Pride, Peace and Compassion

I read Power vs Force some time back and was recently reminded that one of the powerful shifts that we can choose to make is to think of the successes of others as our own.

It’s a strange concept for most of us, but what if you could think of yourself as being connected to everybody else around you? What if you not only could feel the pains of those less fortunate as if they were afflicting another part of yourself, yet share in the successes and achievements as if they are another “flowering” of our Collective Consciousness?

Perhaps this is one of the wonderous benefits of feeling love and compassion for our fellow creatures?

As I walk through the streets of Shanghai I am regularly approached by beggars. Amid the tremendous wealth and booming development there is desperate poverty. Waiting for the bus near my apartment the other day, while listening to Return to Love on my new phone, I noticed a woman sitting on a step. Within a few moments, she came over toward me and asked for money. As I have come to do, I tried to ignore her.

I feel called to extend compassion towards the people like her. I remain philosophically opposed to giving money to beggars on the street, yet I do feel called to send a private thought, prayer or spiritual wish for her peace… to give myself the opportunity to notice that this woman and I are connected on a deep yet powerfully profound level.

2 comments on “Pride, Peace and Compassion

  1. darling, I constantly feel and do the same thing too… and I’ve even given a speech about it ( my C4) : ‘give an outlet to ur conscience” — if we keep our hearts open, do you think it’d be possible that we’d just get connected with those who truly need help while cannot compassionate with those ‘fake’ ones?

    ( Hey, found my scrip to share with u:)

    Have you ever felt like helping someone poor, when suddenly some unknown power stopped you? You just pretended that nothing had happened and then moved away…

    Here’s a true story of mine. I was on a bus when two people got on and went straight inside. The bus driver shouted after a while, ” Hey, come and throw your money in!” No response. The driver became angry. He turned back and yelled even louder, “Hey, come and pay the bus fare, you countryside guys!” One of them seemed to realize something and moved up to the front. Without saying a word, he showed something to the bus driver. Unexpectedly the driver again shouted, “You are deaf, not blind! So what…?” There was silence on the bus except for the driver’s muttering. Finding themselves in a dilemma for a moment, the two handicapped people could do nothing but get off the bus.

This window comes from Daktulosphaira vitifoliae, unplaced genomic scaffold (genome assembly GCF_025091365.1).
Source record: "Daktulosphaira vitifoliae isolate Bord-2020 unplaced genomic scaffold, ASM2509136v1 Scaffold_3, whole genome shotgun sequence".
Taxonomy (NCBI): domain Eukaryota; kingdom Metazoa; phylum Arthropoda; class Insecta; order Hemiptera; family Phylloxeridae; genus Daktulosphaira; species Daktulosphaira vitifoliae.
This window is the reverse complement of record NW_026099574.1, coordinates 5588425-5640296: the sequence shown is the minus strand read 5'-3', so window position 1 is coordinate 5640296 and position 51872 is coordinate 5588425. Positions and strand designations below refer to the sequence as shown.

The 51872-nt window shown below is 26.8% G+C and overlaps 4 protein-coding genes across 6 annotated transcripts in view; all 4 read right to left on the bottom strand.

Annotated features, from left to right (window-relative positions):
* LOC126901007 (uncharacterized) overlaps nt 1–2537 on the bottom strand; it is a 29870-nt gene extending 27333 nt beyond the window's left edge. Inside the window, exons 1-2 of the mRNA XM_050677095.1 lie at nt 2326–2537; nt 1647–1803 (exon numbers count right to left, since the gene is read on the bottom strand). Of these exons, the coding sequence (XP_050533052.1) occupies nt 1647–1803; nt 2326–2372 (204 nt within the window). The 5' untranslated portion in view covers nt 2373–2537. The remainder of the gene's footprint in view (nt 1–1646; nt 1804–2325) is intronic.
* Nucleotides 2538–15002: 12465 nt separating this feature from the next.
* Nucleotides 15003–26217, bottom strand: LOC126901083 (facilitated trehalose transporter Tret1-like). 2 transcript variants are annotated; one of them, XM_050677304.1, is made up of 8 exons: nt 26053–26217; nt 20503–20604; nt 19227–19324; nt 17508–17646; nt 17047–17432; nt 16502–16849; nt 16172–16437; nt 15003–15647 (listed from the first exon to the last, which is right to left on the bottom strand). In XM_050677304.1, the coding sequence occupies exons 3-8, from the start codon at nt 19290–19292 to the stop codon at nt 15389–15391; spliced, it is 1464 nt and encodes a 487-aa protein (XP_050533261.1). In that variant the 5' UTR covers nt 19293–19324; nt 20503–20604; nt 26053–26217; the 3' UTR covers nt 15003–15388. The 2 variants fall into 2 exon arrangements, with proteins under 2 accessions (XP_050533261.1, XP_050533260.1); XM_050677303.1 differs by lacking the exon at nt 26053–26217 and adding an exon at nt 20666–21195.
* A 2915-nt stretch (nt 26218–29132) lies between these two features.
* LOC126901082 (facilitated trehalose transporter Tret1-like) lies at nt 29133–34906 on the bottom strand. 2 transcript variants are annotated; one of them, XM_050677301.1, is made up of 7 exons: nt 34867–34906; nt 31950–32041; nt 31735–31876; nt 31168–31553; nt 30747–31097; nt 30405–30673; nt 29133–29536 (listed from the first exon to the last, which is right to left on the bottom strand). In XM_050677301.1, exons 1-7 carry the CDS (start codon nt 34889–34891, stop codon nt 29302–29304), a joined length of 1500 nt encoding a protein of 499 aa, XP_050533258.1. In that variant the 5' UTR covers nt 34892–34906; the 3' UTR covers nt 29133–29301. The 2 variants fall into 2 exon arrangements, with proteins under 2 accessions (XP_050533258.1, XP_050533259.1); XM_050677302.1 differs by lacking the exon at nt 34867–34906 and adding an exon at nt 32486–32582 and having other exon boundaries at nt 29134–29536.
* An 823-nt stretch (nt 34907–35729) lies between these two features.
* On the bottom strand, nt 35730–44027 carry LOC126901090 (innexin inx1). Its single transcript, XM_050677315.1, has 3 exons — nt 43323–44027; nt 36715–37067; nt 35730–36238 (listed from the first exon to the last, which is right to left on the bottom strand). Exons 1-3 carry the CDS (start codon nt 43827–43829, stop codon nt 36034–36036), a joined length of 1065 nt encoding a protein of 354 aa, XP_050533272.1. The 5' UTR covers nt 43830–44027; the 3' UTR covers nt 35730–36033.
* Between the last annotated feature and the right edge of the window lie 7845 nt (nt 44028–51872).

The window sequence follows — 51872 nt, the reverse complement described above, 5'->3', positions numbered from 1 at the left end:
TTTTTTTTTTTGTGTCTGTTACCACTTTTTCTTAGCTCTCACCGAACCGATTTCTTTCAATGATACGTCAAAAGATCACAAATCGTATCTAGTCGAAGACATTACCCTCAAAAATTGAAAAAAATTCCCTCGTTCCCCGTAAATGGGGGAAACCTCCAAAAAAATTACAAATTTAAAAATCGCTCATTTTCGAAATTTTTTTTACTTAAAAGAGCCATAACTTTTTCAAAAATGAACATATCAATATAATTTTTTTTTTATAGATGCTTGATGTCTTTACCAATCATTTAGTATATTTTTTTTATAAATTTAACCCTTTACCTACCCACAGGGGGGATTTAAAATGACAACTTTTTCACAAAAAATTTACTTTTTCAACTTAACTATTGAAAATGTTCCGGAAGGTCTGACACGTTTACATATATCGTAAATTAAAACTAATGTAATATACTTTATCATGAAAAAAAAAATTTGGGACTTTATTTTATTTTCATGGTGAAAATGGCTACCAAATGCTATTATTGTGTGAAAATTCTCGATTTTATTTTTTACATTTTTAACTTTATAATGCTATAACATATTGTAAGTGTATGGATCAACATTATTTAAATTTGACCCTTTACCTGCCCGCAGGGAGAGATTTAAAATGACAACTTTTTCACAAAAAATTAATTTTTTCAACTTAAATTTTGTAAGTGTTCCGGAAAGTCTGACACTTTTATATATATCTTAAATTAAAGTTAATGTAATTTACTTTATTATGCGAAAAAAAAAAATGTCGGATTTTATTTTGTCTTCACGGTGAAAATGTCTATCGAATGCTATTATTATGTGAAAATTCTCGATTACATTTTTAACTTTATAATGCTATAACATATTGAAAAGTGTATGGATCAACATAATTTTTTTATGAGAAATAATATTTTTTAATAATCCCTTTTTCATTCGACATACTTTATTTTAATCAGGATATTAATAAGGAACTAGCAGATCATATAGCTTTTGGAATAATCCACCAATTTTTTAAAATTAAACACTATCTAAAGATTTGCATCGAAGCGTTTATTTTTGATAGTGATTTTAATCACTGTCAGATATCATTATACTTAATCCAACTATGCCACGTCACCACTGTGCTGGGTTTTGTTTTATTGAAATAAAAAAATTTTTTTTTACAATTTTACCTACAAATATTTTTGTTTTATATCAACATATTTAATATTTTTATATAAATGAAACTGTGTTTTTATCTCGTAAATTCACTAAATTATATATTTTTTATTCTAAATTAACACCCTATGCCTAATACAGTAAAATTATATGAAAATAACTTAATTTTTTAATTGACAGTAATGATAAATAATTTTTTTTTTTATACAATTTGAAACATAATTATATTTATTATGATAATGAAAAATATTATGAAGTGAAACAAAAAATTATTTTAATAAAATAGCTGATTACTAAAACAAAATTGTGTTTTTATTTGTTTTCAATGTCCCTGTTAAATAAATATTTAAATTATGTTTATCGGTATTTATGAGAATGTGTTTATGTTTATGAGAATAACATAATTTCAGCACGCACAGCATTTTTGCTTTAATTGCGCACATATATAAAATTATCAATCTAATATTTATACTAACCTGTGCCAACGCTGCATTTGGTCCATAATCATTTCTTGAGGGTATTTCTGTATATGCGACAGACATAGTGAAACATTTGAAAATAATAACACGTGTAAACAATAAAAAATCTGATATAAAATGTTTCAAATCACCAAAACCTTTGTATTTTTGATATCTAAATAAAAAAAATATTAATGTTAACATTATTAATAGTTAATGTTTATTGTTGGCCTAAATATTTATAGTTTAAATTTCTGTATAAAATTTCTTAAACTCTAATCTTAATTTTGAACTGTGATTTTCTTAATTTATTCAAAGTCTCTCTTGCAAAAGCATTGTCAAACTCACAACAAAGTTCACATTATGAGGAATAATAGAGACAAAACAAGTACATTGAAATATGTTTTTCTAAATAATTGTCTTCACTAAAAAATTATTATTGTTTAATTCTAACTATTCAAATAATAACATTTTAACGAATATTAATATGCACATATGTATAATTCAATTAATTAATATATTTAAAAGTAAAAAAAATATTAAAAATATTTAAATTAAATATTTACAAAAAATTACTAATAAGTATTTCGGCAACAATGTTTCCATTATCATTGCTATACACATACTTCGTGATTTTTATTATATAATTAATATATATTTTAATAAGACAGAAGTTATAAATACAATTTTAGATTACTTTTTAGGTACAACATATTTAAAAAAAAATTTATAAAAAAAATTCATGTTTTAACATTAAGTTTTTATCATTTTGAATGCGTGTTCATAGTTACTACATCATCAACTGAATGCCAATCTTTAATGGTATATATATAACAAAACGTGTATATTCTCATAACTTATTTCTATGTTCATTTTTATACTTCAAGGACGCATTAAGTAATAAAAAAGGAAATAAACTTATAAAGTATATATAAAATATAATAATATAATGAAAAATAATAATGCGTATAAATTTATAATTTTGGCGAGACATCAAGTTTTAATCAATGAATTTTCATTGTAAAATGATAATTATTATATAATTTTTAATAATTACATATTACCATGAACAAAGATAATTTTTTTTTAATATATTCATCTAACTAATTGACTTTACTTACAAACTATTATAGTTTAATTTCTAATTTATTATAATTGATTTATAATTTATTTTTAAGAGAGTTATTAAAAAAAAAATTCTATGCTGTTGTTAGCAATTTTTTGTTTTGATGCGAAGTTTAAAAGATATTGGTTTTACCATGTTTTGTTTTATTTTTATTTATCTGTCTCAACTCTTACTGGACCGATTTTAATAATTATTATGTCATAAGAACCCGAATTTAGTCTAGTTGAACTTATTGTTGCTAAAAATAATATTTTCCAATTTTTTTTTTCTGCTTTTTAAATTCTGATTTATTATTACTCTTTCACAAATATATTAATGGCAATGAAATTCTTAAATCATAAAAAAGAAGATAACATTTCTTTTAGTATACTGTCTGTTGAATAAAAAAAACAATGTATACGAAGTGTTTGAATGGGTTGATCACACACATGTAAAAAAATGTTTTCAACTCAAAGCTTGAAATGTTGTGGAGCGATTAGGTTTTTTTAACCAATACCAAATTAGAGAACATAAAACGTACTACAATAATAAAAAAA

Well, what was Wendy doing there? “er… I have two big bags in my hand and it’s kind of inconvenient if I went up to offer help ”. “ er…. No body else is doing anything, would it seem weird or stupid if I….?” All excuses!! The only thing I was doing was to excuse myself from following my conscience and taking some action! What’s the result? I still feel sorry and guilty as I think about that experience even now.

    On the other hand, what if we take action on the spur of the moment in this kind of situation? I’d like to share with you another story.

    A veteran journalist of ten years went to interview a family in which the five-year-old kid was ill with AIDS due to a blood transfusion. It was not until he was directly in face with the family that the human instinctive fear invaded him. “AIDS! This is a family with AIDS!” The atmosphere became awkward. The parents seemed not to know what to say. And so with the journalist. Out of sudden, he did something that shocked everybody present, including himself! He extended his two hands and hugged the little boy! The parents burst into tears. The journalist did as well. He later recalled, “Those tears allowed me to taste the truest sense of tenderness I have ever felt in all my years as a journalist”.

    I learned one thing from that story. Give an outlet to your conscience when she needs to be released! It’s the calling from the bottom of your heart! I have to say that we become colder and colder during our growth, the so-called “being more mature”. Don’t ignore that feeling it when you become aware of the tiniest warm part. It is the conscience calling for freedom!

    My speech is now coming to an end. Here’s the last but not least anecdote I’d like to share with you all. Mr. Tolstory and his friend were taking a walk on the street when a beggar approached him. Mr. Tolstory looked at him and gave the man some pennies. His friend was surprised and asked, “Don’t you know that he is a well-known cheat in this area? Why did you still give him some money?” Tolstory smiled and said peacefully, “No, my friend. I did not give the money to him, but to my conscience!”

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